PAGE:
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had not as yet been set up. After some further delay, the men's agent and the employer met and came to an agreement. Finally, on the 14th a settlement was reached. On the 16th the major portion of the strikers had returned to work, and work in the hand-turn department was going along as smoothly as before the strike. Under the terms of the agreement, prices were increased in some items, and the foreman in question was retained in his former position.


An invitation was received by the Board on the 21st of December to meet representative lasters at their headquarters in Brockton, for the purpose of passing upon new leathers which the W. L. Douglas Shoe Company had recently introduced into the manufacture of their product at Brockton. In response to the invitation, a member of the Board went promptly to the lasters' headquarters in Brockton, and was informed that a controversy had arisen on the subject of classification, a matter which would materially affect the price of labor. Under an agreement existing between the company and its employees, all disputes not settled by direct negotiation are to be referred to the judgment of the State Board. The lasters wanted to be informed of the proper mode of procedure in this case. They were advised that this matter clearly called for the judgment of men expert in that particular calling; and they were informed of that part of the arbitration law relating to expert assistants.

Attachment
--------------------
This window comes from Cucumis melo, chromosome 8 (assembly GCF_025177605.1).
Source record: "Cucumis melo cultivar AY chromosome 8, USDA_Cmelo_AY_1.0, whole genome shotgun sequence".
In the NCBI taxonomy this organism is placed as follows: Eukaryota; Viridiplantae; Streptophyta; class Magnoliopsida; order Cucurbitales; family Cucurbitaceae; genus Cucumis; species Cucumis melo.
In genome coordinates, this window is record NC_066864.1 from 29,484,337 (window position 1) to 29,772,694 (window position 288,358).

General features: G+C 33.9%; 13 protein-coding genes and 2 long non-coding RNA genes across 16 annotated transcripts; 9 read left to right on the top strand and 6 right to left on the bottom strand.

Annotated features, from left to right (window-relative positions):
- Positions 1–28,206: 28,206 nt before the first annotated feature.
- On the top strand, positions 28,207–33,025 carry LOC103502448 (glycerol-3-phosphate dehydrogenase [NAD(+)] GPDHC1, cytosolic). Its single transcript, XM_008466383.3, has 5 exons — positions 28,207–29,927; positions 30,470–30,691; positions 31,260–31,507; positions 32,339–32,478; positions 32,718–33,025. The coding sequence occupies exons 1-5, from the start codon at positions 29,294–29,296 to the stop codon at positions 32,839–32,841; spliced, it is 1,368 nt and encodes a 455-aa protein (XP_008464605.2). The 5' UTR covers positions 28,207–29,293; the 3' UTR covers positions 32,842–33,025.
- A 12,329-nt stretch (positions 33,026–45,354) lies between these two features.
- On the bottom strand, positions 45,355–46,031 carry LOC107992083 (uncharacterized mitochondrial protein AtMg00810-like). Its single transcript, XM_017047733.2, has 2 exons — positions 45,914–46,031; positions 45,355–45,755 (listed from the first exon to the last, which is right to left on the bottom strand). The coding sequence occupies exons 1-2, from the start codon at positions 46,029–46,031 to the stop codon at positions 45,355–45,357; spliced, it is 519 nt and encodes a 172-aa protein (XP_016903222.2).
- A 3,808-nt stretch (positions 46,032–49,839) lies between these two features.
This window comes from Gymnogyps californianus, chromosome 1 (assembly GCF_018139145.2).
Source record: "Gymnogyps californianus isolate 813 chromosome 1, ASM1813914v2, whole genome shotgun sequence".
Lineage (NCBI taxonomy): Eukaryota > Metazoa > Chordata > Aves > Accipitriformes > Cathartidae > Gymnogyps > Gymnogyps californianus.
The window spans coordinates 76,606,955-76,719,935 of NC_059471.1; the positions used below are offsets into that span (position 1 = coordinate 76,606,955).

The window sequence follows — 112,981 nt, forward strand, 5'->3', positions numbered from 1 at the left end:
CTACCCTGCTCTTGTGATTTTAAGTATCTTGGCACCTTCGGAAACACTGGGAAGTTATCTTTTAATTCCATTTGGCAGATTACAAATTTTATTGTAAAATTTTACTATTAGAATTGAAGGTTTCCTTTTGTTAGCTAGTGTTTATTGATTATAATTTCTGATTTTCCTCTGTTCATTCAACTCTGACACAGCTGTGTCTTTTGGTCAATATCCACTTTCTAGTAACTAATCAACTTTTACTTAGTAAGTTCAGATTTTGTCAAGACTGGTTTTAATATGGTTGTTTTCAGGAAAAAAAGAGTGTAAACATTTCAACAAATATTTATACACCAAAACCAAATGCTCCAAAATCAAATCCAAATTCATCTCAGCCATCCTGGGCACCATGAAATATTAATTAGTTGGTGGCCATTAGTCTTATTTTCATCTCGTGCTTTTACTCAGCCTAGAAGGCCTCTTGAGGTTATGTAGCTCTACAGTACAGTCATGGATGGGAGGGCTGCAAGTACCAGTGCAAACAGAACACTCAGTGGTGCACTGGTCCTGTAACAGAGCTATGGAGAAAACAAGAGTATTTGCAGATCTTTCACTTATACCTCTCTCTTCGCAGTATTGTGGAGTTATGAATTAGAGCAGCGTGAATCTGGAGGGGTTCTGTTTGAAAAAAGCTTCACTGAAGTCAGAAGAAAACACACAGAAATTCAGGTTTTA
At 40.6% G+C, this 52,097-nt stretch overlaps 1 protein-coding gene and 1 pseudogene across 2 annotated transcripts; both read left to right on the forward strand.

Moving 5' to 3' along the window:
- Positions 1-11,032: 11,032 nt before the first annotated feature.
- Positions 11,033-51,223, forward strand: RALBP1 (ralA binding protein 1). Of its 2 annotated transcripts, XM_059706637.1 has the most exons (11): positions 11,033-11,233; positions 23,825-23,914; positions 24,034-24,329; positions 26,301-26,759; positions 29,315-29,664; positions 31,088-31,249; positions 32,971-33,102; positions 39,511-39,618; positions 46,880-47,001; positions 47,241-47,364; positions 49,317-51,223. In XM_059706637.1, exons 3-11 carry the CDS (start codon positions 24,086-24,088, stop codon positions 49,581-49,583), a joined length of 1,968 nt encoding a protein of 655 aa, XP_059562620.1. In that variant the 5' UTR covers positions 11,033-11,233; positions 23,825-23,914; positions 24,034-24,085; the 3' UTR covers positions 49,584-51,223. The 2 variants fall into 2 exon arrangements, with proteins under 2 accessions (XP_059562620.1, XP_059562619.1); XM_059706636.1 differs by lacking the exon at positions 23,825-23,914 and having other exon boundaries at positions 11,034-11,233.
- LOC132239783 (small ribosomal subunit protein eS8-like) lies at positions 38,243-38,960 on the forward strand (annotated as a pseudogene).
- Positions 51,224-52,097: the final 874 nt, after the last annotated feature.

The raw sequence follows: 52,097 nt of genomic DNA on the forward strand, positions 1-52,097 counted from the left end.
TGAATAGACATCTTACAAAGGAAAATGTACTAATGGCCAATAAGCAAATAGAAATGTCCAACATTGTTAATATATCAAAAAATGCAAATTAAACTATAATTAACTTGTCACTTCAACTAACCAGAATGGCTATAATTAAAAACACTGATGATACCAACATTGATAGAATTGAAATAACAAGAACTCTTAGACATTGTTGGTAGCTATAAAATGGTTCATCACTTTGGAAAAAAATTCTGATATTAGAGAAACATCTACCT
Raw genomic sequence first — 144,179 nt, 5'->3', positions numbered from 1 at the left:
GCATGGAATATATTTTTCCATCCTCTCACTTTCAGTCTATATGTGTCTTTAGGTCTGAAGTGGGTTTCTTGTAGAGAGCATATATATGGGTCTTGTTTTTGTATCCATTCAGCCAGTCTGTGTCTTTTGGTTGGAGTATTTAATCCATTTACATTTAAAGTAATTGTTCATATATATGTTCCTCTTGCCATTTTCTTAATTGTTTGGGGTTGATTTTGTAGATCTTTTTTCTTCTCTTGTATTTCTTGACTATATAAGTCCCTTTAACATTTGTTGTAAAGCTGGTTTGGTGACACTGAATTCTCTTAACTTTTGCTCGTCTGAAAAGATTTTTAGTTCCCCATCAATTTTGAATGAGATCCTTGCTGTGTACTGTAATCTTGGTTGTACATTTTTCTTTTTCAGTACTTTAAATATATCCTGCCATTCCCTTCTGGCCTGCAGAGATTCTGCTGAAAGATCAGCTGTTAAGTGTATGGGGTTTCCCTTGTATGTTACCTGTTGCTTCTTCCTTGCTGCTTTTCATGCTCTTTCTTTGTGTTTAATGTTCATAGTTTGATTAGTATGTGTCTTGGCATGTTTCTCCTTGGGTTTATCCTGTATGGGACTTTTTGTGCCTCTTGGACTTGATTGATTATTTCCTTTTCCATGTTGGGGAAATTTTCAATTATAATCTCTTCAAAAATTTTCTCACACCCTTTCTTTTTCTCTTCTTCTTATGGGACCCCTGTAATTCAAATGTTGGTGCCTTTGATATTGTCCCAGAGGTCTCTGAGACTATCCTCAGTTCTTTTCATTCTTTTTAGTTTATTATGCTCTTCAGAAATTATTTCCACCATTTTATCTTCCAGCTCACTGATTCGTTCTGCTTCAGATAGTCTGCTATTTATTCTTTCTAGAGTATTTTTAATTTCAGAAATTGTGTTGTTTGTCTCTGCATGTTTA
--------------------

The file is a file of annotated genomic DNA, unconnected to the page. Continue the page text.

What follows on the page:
On January 1, 1901, an application was received from the W. L. Douglas Shoe Company of Brockton and the lasters in its employ, and a hearing was given on the 8th. Each party nominated an expert, and they were appointed assistants to the Board for the consideration of this case, sworn and instructed in the discharge of their duties, and sent to investigate conditions and prices prevailing at com

peting factories, according to a list of competitors agreed upon by both parties.

The investigation by expert assistants having been completed, the Board had reached the point of rendering a decision, when word was received, as the Board was ready to submit this annual report to the Legislature, that an agreement had been reached on classification of stock and price for, lasting which was satisfactory to all concerned. The application was thereupon placed on file.

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On December 24, 1900, the Boston Typothetæ, an association of master printers, and the Boston Typographical Union, No. 13, an organization of their employees, met by committees to consider the following demand of the wage



1. The abolition of all piece work.

2. All compositors, stone men, make-ups, etc., employed in book and job offices shall receive not less than $18 for a week of fifty-four hours.

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3. When paid by the hour, the price shall be 40 cents per hour for less than three days' work.

4. All Sunday and holiday work shall be paid for at the rate of double time for day and 80 cents per hour for night work.